Our home computer crashed on Wednesday. It took me 20 hours of painstaking, stressful, ready to give up effort before I finally fixed it, loaded everything back, and could walk away.

Moral of the story: I hate windows.

This is the third time this machine has totally crashed in the last 5 years. The first time, windows wouldn’t boot past the “dell” screen. In case you unfamiliar, this is what shows up before the windows xp logo comes up. For that one, I had to use the dell/Win XP recovery console and do chkdsk /r about 10 times before I could get back into windows. Then, I wiped it and reinstalled.

Two years later, it happened again. But blue screen error. This was January 2010. I tried doing a parallel reinstall on it… 4 or 5 times. Gave up. Wiped it. And reinstalled and loaded everything back. Took a week— off and on to fix.

This last one happened exactly 2 months and a week after that. But for this one, we had some outlook contacts and Architect drawings we had to save. So that’s why it took me 20 hours of hard labor, pull your hair out work to fix it.

What didn’t work for me

I found lots of random resources online… and settled with the 9 ways to fix the hal.dll missing/corrupt problem.

I tried 8 of the 9, because the 9th one was to wipe it and start over… and if you remember, I needed a few important files on that computer before I was willing to wipe it.

What worked for me

Ubuntu. Ubuntu is a linux-based operating system that can be downloaded for free on the internet. If you are having a problem booting windows and want to see if you can access your hard drive and save a few important files, Ubuntu is probably your best bet.

So go online, search for Ubuntu, download it. Burn it to a CD (it’s an ISO file, so you’re going to have to find out how to burn ISO files to a CD). Then pop that baby in your broken computer and fire it up.

You’re going to want to make sure you select the option that doesn’t delete/affect your hard drive… it’s the first option. Then, once Ubuntu is loaded up and ready (it basically has a desktop like windows so you’ll know when it’s working), go under ‘places’ then ‘computer’ (hint: this is the walkthrough I used http://www.howtogeek.com/howto/windows-vista/use-ubuntu-live-cd-to-backup-files-from-your-dead-windows-computer/)

So… you’ve followed the walkthrough, save your files onto a floppy or usb or something, and now you can reinstall windows.

My special case

Turns out my hard drive was failing… but I also blame it on Microsoft because this all started as soon as we updated windows and restarted. And I think the culprit might have been the update to Internet Explorer 8… but what pisses me off is that we weren’t even using IE8 as our browser– we were using Google Chrome!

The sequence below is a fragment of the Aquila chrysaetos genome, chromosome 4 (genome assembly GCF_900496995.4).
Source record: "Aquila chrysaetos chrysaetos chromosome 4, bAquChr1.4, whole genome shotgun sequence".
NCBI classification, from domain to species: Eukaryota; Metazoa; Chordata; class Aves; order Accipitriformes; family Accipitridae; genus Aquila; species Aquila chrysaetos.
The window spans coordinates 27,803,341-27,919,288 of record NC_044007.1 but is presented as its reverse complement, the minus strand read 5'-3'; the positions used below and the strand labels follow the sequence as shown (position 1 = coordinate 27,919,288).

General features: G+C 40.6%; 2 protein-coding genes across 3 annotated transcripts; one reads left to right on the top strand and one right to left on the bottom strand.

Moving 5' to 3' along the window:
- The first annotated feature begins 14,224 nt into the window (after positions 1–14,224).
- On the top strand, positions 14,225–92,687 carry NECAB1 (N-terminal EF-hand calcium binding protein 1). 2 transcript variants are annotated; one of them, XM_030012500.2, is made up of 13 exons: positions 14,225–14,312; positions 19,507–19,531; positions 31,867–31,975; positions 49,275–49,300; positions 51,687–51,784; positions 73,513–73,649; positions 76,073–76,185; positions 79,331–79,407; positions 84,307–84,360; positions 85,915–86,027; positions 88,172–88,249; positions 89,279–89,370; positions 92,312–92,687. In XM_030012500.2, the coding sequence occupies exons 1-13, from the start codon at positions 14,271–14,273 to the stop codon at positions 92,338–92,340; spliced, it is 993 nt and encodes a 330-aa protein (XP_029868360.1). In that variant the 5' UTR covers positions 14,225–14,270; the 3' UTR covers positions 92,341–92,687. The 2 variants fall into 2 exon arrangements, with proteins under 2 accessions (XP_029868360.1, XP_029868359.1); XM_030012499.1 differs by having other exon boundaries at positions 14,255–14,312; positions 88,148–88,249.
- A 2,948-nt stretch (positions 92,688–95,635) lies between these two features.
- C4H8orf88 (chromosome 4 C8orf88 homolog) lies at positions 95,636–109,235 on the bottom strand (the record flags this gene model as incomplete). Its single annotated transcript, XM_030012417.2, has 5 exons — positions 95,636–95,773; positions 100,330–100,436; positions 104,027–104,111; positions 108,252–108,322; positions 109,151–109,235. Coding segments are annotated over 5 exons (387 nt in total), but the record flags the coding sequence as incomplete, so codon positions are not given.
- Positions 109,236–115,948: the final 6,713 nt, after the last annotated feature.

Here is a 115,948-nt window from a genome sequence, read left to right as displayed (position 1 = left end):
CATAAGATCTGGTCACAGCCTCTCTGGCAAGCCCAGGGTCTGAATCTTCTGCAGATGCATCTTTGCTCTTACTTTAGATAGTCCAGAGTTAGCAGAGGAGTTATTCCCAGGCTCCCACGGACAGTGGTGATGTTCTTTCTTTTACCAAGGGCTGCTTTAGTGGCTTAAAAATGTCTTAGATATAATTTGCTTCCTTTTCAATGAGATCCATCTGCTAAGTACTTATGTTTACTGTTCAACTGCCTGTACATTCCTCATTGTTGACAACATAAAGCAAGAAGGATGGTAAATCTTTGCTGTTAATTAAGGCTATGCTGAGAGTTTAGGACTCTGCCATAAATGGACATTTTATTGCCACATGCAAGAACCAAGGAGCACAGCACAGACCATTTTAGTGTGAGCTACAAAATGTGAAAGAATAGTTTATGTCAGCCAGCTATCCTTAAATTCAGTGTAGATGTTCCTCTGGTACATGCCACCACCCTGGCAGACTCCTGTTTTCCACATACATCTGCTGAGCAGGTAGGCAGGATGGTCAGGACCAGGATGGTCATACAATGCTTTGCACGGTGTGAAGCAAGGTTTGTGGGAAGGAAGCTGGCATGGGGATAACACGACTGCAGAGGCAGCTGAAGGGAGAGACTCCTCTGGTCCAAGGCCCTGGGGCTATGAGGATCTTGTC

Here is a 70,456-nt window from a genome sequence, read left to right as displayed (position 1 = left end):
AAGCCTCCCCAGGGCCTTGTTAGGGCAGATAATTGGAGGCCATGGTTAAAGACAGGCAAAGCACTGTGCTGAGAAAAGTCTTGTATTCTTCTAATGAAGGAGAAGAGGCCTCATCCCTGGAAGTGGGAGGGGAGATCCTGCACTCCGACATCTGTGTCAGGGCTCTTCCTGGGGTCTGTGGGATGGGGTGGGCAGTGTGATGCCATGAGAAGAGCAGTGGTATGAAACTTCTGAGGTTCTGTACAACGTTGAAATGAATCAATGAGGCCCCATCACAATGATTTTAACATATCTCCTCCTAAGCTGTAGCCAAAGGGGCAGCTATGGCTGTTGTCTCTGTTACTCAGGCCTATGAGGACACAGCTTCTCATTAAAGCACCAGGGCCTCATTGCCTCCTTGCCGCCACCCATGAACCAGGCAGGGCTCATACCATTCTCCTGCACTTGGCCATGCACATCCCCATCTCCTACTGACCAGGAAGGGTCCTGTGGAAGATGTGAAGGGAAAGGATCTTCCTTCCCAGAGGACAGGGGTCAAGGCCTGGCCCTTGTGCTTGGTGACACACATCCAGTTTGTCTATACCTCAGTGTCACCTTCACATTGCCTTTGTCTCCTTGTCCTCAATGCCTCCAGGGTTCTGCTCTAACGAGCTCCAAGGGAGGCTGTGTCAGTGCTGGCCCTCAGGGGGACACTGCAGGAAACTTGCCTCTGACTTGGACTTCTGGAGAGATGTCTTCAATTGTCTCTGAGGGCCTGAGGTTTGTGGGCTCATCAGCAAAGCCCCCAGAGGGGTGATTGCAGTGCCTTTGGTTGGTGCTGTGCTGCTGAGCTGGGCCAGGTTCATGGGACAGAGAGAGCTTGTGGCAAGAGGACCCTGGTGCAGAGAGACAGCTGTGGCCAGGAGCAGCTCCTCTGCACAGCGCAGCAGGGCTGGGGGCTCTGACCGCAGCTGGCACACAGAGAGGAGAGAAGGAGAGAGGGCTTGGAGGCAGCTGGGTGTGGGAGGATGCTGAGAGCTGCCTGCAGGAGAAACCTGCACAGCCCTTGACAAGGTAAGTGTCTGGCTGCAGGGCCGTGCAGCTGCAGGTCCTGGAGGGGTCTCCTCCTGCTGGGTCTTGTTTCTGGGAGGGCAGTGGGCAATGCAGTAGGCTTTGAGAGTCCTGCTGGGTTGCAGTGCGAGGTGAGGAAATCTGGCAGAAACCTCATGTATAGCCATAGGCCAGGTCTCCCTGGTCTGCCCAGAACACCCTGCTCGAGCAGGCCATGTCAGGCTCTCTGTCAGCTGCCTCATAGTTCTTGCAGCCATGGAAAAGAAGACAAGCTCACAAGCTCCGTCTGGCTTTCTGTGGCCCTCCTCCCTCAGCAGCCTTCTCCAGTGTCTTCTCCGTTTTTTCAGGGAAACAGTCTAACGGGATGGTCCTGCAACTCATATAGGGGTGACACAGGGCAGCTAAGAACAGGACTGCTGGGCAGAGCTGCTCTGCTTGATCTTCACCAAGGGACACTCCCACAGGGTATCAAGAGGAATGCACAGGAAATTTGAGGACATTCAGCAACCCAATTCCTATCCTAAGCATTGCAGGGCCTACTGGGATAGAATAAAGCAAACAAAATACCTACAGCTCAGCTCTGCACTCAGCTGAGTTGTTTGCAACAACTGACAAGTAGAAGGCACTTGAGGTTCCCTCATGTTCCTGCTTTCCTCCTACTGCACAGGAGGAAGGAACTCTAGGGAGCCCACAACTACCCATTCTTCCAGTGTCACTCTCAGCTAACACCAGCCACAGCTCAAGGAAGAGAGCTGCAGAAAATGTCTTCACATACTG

Trouble with Ubuntu.

I had trouble getting Ubuntu to display on my monitor. It pretty much loaded up but right before it did, the screen went blank and it said it couldn’t display our monitor display.

So I found someone who said all you gotta do is hit F8 when it’s just about to finish loading…. well, that worked for me- thank God!

Trouble with our new Hard Drive

Wow did we have a lot of trouble. Well this was the last big one. After we salvaged our important information, and removed the old failing hard drive, we went out and bought a new a Seagate Barracuda 500GB SATA drive from best buy. It was only $69 after taxes! And our old drive was a Maxtor 250 GB SATA.

I popped it in, and put in our windows disc, then fired it up. First thing I had to do was partition it and format it.

I partitioned the whole 500 GB and did the “long-form”/”regular” format. This is because all new drives must select this option because it is the first formatting. Drives that have been already formatted can use the “quick” format option… unless you are having problems with it – then it is a good idea to do the full format because it can clean out the bad sectors. (I use “www.windowsreinstall.com/ to help me through the process)

Once formatting is done and the files have been copied, it restarts and finishes the windows install.

Problem was, we got a black screen right after the “dell” logo popped up. Fortunately, no hal.dll stuff, but it was still a black screen. I later found out that our bios didn’t support LARGE drives and I couldn’t figure out a way to make it work, other than re-partitioning it to 250 GB.

THANKFULLY, that worked.

I saved the day again!! Brand new computer! And trust me, I WON’T be updating to IE8!

Too bad it took so long to put everything back on the PC. That’s another kick in the pants for me.

And last, I’m just praying for the day when we can get rid of the thing and buy a Mac.

Peace and love,

Nick

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